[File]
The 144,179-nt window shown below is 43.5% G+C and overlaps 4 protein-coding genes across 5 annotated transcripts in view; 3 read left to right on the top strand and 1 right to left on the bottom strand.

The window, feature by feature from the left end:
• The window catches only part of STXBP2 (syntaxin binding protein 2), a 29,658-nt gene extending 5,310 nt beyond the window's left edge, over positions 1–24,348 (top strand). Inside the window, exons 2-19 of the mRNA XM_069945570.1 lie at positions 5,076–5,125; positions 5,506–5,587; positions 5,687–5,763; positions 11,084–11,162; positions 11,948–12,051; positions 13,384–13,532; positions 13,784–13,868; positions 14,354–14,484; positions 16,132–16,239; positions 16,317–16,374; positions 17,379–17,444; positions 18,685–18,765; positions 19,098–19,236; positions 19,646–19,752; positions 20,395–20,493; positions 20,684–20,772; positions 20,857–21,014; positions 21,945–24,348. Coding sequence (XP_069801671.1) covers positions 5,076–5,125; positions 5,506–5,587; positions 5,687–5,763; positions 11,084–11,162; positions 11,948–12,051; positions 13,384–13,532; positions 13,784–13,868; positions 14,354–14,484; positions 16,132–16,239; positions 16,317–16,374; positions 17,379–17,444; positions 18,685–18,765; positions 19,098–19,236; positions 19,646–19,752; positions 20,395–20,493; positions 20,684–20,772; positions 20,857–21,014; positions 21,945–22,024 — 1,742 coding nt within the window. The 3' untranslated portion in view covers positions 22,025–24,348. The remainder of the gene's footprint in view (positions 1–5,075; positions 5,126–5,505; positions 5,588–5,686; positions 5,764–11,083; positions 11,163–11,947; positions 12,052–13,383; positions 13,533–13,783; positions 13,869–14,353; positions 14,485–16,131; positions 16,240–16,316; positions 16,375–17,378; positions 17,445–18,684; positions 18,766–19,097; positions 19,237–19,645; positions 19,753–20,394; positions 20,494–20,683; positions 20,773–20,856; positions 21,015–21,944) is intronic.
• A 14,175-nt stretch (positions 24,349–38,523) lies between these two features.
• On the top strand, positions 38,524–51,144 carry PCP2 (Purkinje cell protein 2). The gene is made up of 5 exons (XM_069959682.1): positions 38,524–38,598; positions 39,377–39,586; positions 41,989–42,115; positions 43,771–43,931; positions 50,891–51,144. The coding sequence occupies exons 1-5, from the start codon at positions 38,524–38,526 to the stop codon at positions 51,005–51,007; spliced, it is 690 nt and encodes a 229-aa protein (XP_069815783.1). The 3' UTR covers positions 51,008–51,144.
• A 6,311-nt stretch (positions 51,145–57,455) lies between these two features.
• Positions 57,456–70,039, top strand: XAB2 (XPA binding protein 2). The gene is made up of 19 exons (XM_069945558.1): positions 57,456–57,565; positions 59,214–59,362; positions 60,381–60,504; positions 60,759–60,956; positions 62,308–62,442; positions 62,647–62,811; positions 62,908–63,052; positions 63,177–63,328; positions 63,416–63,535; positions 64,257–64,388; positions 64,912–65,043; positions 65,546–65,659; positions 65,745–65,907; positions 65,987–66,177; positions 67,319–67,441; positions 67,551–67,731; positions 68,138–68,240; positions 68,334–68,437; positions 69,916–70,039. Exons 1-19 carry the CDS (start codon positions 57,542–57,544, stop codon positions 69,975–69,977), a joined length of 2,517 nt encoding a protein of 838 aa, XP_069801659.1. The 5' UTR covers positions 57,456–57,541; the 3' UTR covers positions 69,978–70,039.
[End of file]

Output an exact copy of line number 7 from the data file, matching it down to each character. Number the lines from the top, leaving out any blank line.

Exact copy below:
• Positions 57,456–70,039, top strand: XAB2 (XPA binding protein 2). The gene is made up of 19 exons (XM_069945558.1): positions 57,456–57,565; positions 59,214–59,362; positions 60,381–60,504; positions 60,759–60,956; positions 62,308–62,442; positions 62,647–62,811; positions 62,908–63,052; positions 63,177–63,328; positions 63,416–63,535; positions 64,257–64,388; positions 64,912–65,043; positions 65,546–65,659; positions 65,745–65,907; positions 65,987–66,177; positions 67,319–67,441; positions 67,551–67,731; positions 68,138–68,240; positions 68,334–68,437; positions 69,916–70,039. Exons 1-19 carry the CDS (start codon positions 57,542–57,544, stop codon positions 69,975–69,977), a joined length of 2,517 nt encoding a protein of 838 aa, XP_069801659.1. The 5' UTR covers positions 57,456–57,541; the 3' UTR covers positions 69,978–70,039.